Exhibition Preps Week 2

LP screengrab

So begins the creative process of print manipulation. This in some ways is the hardest aspect of all. Where to start? When to stop, are all compounded by digital technologies. At least in an analogue environment you had to make a small test to determine a start time around which all other moves were based. With digital, well there it is on the screen, what more needs or can be done is the question you must ask, and hopefully if you have access to a good printer profile you can "preview" your image and make some decisions in the right direction.

Printing, on the other hand isn't going to be so straightforward? First question, how big? Well I know the answer to that up to 1 metre square. Next question. Inkjet print or Type C print?

Each have their relative merits, Type C prints, are tested for their durability, and being a chemical process are known to last for a certain amount of time, Inkjets are claimed to last as long, but of course this is based on accelerated testing methods, not real life, I have some inkjet prints made in 2000, they are ok but not perfect, unlike all my silver gelatin prints which ARE perfect still some dating back 20 years. The advantage of the inkjet printing is the vast amount of surfaces and materials one can have work printed upon. There are also some very nicely created printing profiles out there, that when used with a particular paper give almost silver gelatin photographic results.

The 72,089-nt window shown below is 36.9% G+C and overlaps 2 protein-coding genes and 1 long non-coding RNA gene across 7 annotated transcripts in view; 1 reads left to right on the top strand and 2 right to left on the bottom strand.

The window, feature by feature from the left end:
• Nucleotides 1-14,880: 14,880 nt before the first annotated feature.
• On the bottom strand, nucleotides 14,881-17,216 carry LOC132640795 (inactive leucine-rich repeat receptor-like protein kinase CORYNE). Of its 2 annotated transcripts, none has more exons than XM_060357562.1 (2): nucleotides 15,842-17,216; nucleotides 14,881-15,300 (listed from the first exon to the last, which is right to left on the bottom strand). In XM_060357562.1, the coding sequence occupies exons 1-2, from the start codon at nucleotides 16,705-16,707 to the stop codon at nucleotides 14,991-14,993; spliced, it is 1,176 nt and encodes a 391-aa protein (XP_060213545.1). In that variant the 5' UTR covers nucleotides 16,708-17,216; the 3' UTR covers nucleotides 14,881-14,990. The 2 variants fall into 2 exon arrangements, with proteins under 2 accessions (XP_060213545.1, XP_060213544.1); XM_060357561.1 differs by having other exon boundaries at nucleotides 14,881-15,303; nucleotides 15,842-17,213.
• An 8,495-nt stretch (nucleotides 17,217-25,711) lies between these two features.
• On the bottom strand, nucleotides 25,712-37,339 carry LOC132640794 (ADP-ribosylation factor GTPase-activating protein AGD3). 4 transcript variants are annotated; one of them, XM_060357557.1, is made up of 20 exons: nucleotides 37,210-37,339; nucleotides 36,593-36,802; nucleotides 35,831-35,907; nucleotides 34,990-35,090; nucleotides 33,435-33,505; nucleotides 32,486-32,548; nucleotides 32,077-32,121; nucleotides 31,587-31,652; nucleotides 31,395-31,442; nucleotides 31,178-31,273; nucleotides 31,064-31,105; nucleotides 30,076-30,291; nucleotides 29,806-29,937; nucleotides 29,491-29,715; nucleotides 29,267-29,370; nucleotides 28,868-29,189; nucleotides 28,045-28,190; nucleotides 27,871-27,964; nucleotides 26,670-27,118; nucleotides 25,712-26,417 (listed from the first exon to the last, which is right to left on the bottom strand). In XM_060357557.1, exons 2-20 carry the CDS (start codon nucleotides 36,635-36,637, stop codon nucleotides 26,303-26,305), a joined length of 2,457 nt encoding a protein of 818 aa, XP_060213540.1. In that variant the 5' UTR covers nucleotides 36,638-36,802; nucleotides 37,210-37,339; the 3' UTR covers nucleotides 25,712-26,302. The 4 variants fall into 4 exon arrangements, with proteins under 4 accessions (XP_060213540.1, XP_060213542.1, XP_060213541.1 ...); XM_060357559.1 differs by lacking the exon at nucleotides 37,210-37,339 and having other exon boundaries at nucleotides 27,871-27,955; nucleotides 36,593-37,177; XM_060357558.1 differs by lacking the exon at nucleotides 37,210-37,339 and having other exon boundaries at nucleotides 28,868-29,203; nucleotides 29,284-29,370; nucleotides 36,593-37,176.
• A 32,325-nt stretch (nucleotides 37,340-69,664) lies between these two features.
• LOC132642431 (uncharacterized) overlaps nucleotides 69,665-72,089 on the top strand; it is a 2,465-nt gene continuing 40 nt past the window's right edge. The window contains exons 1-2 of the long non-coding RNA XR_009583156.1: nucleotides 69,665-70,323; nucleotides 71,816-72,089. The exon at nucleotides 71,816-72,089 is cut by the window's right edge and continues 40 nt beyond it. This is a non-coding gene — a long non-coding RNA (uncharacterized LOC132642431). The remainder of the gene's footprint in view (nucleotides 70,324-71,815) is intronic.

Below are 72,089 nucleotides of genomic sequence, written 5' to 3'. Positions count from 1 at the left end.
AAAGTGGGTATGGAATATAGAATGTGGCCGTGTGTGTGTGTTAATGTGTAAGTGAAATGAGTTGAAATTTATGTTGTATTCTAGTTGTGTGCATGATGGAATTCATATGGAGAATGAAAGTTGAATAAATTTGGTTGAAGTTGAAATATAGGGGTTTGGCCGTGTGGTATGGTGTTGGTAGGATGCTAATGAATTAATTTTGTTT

Of course if I was simply, printing largish silver gelatin prints between 8 inches square and up to about 24 inches square, I would use silver gelatin paper. Which brings me back to where I started, and instead of spending my holidays on a computer, I would have been locked away in a darkroom making prints.

Indeed, "Everything in Photography is a trade off".

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This page contains a single entry by s2art published on January 9, 2007 9:00 AM.

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